Dictionary of Sydney

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Urban life, art and the roots of heritage conservation in Sydney

The Rocks was always Sydney's 'old place', even when it was new. Convicts arriving on ships were delighted to see such a familiar urban landscape. The houses scattered on the rugged slopes looked much like the simple vernacular cottages of England and Ireland. Their blunt shapes, cropped eaves and knobbly stone walls became strikingly different to the modern styles of the city as it expanded over the decades. [1]

With its population of working people, sailors, the Irish and Chinese, the Rocks in the nineteenth century was a magnet for ministers, philanthropists and slum clearance advocates. All came to wander the streets, peer into windows and over back fences and even invite themselves into homes. All assumed they saw a people living in the darkness of filth and immorality; all of them felt the tantalising shadow of the dark convict past. [2]

Like other large cities at the end of the nineteenth century, Sydney faced serious urban problems such as poor sanitation, overcrowded and substandard housing and epidemic diseases which killed thousands, particularly in poor and working class areas. The Rocks and Millers Point were often regarded as the sites with the densest concentration of urban ills – they were stamped with the stigma of physical as well as moral disease. Yet from the 1850s, the streets, lanes and drainage were slowly improved and sewerage was gradually extended to serve almost every home. Gas was connected in the 1860s and 1870s and from 1886 a clean, safe and reliable water supply from the Upper Nepean Scheme was available. Residents' lives improved immensely as a result of these measures. Infant mortality statistics for inner-city neighbourhoods like the Rocks and Millers Point fell considerably from 1880 on, while they rose in the so-called 'healthy' suburbs. [3]

Yet when bubonic plague broke out in Sydney in 1900, all eyes turned accusingly to the Rocks and Millers Point, and long-held fears about the area appeared to be confirmed. The disease was brought ashore by fleas on rats from visiting ships, so those who worked on or near the waterfront areas, like Millers Point, were most vulnerable. Only five people in the Rocks contracted the disease. Nevertheless, the city improvers promoted plans to resume, demolish and rebuild extensive tracts in the area in the name of public health and sanitation. Photographs taken by John Degotardi Jnr under the direction of George McCredie provided classic 'slum' images of decrepit and chaotic housing and poorly clad 'street' children. In retrospect this can be seen as part of much larger global patterns, as working class people and their housing were shifted out of city centres worldwide to make way for business and industry, so creating 'modern' cities. [4]

In 1901, when these old Sydney neighbourhoods were apparently doomed to extinction through demolition and redevelopment, there was a curious reversal in sentiment. As the seemingly inevitable destruction drew closer, the blighted neighbourhood became a site of affection and romance. What had been appalling was now appealing. Notable artist Julian Ashton persuaded the then Minister for Works, EW O'Sullivan, to provide funds for purchasing artworks depicting 'Old Sydney'.

An exhibition of pictures of Old Sydney

[media]The exhibition that brought these paintings together was An Exhibition of Pictures of Old Sydney at the Society of Artists' Rooms on Pitt Street in March 1902. Artists were invited to paint 'old' Sydney at risk of demolition. One hundred and forty-five works were submitted for the exhibition, primarily depictions of The Rocks and Millers Point. Charged with the 'difficult task of choosing works illustrating in a typical way the fast disappearing remnants of old Sydney quite as much as the purchase of works artistically good' [5], the selection committee chose 15 works for government purchase, including paintings by the well-known artists Julian Ashton, Sydney Long, Walter Spong, Fred Leist, Clarence Backhouse, Alice Muskett, Howard Ashton and H Stuart Wilson.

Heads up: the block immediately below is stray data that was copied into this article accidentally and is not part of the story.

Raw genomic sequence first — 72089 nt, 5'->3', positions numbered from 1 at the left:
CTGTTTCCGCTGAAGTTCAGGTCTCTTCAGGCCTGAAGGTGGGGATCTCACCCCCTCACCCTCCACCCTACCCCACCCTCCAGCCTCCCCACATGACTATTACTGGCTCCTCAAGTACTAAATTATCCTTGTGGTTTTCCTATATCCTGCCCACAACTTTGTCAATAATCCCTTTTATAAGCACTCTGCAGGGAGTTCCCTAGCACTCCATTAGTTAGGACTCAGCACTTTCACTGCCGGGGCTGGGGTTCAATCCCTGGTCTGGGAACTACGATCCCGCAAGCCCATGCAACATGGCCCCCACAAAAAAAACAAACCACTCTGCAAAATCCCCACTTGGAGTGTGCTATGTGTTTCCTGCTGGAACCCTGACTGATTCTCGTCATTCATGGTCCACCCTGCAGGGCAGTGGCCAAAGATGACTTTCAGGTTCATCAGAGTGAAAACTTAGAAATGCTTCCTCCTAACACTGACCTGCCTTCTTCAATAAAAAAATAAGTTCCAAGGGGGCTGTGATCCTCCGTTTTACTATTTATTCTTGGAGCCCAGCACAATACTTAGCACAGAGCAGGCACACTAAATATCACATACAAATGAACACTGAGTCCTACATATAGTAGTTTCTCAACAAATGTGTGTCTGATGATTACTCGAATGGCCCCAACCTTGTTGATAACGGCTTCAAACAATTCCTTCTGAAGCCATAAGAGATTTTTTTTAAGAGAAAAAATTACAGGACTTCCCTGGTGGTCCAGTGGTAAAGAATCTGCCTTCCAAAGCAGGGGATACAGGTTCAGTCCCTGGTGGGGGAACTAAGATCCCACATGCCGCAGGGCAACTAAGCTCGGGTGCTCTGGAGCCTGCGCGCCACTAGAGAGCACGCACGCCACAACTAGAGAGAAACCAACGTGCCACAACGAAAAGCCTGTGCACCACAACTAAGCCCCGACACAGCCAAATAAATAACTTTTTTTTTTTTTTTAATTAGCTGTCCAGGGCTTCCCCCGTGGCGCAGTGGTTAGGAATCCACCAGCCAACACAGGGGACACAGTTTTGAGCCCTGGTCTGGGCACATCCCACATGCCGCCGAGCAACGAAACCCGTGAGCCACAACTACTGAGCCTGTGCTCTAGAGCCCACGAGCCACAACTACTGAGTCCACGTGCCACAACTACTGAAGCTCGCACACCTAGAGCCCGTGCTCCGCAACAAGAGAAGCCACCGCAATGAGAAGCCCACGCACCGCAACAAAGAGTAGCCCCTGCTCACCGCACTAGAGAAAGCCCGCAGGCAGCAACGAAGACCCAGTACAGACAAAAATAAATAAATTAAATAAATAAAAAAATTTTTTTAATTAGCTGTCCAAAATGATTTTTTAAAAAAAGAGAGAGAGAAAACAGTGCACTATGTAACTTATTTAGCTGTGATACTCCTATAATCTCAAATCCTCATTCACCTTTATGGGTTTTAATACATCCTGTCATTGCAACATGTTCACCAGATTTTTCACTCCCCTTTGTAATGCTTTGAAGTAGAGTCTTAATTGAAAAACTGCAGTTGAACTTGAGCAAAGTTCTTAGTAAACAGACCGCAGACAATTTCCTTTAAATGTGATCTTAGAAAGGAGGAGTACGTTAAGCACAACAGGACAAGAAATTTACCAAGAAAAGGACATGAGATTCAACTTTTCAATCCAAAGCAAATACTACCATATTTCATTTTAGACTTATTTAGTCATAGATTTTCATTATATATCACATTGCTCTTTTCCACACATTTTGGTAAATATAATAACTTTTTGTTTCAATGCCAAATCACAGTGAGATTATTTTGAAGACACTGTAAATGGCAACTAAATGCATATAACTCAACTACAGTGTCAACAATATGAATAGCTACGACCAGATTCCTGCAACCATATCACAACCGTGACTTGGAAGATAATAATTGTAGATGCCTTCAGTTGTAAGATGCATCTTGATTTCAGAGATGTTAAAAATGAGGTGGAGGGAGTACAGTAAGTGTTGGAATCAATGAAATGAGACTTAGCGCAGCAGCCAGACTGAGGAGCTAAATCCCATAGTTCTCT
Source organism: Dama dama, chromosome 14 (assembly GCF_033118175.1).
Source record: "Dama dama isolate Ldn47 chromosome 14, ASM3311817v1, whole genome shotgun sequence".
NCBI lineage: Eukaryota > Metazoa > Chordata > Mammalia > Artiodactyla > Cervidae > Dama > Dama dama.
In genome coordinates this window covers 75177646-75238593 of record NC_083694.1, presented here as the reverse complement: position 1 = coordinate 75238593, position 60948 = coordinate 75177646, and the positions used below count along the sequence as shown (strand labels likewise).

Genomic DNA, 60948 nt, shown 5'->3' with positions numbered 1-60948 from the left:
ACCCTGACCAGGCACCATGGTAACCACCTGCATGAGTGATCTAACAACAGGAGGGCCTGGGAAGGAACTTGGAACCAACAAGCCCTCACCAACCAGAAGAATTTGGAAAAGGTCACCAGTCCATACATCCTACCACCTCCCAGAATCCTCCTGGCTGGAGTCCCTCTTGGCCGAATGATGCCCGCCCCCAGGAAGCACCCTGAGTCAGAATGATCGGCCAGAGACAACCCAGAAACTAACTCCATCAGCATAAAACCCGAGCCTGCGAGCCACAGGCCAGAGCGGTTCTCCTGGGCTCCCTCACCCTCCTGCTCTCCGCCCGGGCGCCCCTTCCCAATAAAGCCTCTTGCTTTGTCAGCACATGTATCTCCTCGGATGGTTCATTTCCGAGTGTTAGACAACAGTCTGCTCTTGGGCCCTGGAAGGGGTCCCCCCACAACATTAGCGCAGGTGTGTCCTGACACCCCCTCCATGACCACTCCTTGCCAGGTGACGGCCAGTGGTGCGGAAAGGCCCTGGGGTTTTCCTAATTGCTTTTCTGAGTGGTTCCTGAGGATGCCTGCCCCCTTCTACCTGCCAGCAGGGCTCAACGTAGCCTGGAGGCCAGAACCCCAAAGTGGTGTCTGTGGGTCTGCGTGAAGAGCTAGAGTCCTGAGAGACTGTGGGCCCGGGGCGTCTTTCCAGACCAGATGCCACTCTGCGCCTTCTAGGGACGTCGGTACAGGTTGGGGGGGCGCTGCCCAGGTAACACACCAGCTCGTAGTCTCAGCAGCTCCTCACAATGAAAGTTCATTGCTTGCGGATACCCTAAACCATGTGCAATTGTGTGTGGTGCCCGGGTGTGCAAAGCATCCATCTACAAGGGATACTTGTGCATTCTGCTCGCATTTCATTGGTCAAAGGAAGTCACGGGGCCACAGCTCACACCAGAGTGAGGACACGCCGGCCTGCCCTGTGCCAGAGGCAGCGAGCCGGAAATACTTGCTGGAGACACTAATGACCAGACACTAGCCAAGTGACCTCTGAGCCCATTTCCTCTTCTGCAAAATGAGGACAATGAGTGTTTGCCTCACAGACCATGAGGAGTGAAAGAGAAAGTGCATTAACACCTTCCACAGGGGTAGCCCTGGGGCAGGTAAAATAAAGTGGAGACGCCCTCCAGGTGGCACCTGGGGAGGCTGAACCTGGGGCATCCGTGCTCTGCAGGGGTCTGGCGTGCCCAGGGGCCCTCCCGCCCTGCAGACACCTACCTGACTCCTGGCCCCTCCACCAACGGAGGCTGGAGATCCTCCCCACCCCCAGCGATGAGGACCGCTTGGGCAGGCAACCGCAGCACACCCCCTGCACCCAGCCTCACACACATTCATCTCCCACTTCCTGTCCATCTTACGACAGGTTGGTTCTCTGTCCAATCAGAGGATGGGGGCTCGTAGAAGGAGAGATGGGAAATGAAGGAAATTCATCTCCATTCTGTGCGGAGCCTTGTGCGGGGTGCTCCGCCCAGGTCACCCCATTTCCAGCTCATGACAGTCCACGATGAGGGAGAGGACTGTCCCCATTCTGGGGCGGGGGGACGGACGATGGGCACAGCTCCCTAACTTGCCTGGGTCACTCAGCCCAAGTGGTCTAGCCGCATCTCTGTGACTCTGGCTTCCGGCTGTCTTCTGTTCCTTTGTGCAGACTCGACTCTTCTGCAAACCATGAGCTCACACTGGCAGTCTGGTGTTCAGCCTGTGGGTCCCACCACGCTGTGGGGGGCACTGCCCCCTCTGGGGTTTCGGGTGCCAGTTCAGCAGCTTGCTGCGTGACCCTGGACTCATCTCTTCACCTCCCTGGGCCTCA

The Old Sydney paintings depicted the world as it once was – a world without machines, factories or clocks. They show small, intimate places shaped by hand, houses, pubs and shops, children playing in the street, makeshift clothes lines, cottages with wide eaves and plastered brick, horse-drawn carts, gas lamps, sailors, street hawkers, goats and chickens.

[media]It was, of course, a partly contrived vision. John Degotardi's 1901 photographs of the same streets and vistas reveal that, while artists depicted the built environment in an astonishingly realistic way, details like goats and chickens wandering the streets were mostly fantasy. Roads were made to look more uneven that they were, roofs were shown patched when they were not. Most striking of all, the painters deliberately erased the unmistakable signs of modernity. Busy shops, men hurrying off to work, large advertisements on hoardings and the sides of buildings, telegraph poles and wires – all were banished from these visions of Old Sydney. [media]The artists created myths quite at odds with the real, busy, lived Rocks – they placed working class and poor people, especially women, outside the realm of modernity. They belonged to a sleepy, slow, old-fashioned past, an age which was fast slipping away.

At the same time, the paintings of The Rocks and Millers Point stood in direct opposition to the received and contemporary view of the area and its inhabitants. By rendering Sydney's most notorious slum district in picturesque and sentimental terms, with local residents at the heart of the pictures, the artists proposed an alternative set of urban, social and aesthetic values. At a time of destruction and change, these paintings gave form and narrative shape to feelings of affection, concern and loss. They were instrumental in fostering the earliest appreciation of Sydney's old buildings and the early townscape. This sensibility became a constant stream, growing in strength and conviction over the twentieth century. Eventually it turned the tide against the idea that the destruction of heritage is the necessary price of modernity.